Conserving water value for the long term

Japan is a land of extremes - its heavy rainfall no panacea for its periodic droughts. Steve Higham reports on the country's dam building programme and below, describes one city's approach to water conservation.

Despite its recent economic slowdown, Japan is forging ahead with its ambitious

water resources development programme, including the construction of large-scale

dams, estuary barrages, water control facilities for lakes and marshes, and

channels for various purposes.

Thus, according to the Water Resources Development Public Corporation (WARDEC),

established as a non-profit organisation in 1962 under government legislation,

the country’s heavy rainfall actually yields a value of less than one-fifth

of the world average. Much of this drains to the sea and in the 1990s some areas

were affected by serious drought. In 1994 low rainfall brought drought to the

Kanto region, and the Chubu and Shikoku regions suffered as a result of the

1996 drought.

To meet this pressing water demand and to combat further threats of drought,

WARDEC has implemented extensive development of seven major river systems, namely

projects along the Tone, Ara, Toyo, Kiso, Yodo, Yoshino, and Chikugo rivers.

Since its inception, the Corporation has completed and is operating 47 water

resources development facilities – many of them huge – and is currently involved

in 18 projects for the construction of facilities to supply water to the Kanto,

Chubu, Kinki, Shikoku, and Northern Kyushu regions. A further two projects,

the Kuribaragawa and Koishiwaragawa dams, are also being considered.

Under construction in the Tone and Ara river systems is the Tone Chuo canal,

the Boso canal (Togane dam), the Hirakawa dam aimed at flood control and supply

during severe droughts, the reconstruction of the Musashi canal for domestic

and industrial water, the construction of the Kuribaragawa dam and the Takizawa


Also in this basin is the Omoigawa development (at an estimated 1999 cost of

¥2,450 million) at the Nanma sam site and scheduled for completion in 2008.

It will be a rockfill structure, 105m-high with a crest length of 545m. Active

storage capacity amounts to some 100,000,000m3 and will create a reservoir with

a 101,000,000m3 capacity. The project aims to maintain and regulate normal river

functions (including emergency water supply during droughts).

Work in the Kiso and Toyo river systems includes the Aichi Canal Stage II project,

the Tokuyama dam, reconstruction of the Kisogawa barrage to control salinity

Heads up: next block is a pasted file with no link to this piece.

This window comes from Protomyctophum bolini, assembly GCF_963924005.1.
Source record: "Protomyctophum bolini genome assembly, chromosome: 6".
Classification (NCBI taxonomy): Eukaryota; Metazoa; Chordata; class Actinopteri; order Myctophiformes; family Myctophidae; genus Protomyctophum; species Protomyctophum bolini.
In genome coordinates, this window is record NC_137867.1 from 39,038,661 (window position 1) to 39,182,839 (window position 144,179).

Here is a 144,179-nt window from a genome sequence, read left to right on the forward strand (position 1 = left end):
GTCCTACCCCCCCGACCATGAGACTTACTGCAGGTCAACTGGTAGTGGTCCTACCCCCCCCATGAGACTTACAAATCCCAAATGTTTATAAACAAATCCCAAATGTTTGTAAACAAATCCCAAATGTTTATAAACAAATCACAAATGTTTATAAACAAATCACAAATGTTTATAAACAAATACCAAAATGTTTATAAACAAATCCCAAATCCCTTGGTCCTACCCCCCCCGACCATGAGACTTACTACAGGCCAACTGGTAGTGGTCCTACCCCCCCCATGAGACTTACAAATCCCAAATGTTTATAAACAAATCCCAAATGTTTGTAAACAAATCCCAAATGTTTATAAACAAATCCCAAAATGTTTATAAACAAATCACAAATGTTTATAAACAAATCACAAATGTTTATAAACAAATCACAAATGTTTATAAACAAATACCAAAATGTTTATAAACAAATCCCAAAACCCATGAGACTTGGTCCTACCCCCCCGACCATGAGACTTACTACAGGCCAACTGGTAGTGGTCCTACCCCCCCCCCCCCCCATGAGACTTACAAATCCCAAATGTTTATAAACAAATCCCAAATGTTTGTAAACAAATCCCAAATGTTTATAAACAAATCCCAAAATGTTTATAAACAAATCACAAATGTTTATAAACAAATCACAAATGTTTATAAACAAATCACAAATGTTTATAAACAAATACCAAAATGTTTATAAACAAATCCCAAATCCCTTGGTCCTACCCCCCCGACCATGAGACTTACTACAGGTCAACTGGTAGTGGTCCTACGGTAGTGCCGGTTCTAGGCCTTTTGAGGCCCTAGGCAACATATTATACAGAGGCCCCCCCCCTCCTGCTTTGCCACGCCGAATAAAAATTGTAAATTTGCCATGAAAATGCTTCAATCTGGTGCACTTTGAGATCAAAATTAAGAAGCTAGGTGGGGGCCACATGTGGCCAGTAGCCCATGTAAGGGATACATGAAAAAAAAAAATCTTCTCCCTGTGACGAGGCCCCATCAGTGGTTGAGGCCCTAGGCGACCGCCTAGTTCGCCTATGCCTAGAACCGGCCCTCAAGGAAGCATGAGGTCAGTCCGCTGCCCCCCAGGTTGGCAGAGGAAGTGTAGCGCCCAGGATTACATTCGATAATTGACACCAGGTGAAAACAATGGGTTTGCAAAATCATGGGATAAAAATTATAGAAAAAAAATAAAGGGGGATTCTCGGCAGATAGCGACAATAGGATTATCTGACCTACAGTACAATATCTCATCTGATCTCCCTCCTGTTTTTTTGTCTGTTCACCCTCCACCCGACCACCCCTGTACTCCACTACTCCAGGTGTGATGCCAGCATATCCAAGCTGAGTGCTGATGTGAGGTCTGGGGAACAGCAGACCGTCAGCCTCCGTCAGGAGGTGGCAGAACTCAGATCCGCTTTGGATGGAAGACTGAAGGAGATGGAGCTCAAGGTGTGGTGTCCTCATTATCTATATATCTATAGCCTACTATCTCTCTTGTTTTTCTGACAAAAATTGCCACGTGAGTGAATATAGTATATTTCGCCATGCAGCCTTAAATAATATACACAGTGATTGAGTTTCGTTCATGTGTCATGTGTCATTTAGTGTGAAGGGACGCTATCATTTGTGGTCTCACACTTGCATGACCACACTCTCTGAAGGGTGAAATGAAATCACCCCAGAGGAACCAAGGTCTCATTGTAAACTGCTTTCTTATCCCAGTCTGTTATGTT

damage, the Toyogawa Canal Stage II project, and the Toyogawa Comprehensive

Canal (Ohshima dam) project. This latter scheme is a concrete gravity dam, almost

70m-tall with a crest length of 160m. It will have an active storage capacity

of 11,300,000m3 and will provide irrigation water in the Aichi and Shizuoka


The Tokuyama dam in this 255km3 catchment area is a large rockfill project.

It will cost almost ¥15,000 million and when completed in 2007 will have

a crest length 415m-long and 161m-high. It will have a volume of nearly 14,000,000m3.

This is an interesting project with multipurpose aims: it will provide flood

control, regulate river functions, provide 424,000kw of power, and provide water

for industrial and domestic use for the prefectures of Gifu and Aichi.

Along the Yodo river system, work is continuing on the Niu and Kawakami dam

projects, while along the Yoshino, one of Japan’s three large rivers, test filling

the reservoir is in progress at the Tomsato dam.

On the Chikugo river, WARDEC has four projects underway to provide water for

agriculture for the Ryochiku Plain and lower Chikugo river as well as supplies

for domestic and industrial use.

For the fiscal year 1999, the budget for the construction and management of

WARDEC’s projects amounted to ¥365.1 billion, but who pays for it? Projects

are state-assisted – for example the government will contribute ¥70 billion

of the above ¥365.1 billion figure and a further ¥77.6 billion was provided

for by treasury loans and investments – but other funding comes from grants

for flood control, and state subsidies for the agricultural sector. Moreover,

the Corporation is able to proceed with large scale projects – dams are expensive

and require long implementation periods – without particular regard for cost

allocation since the projects’ beneficiaries are required to refund construction

costs once they have been completed.

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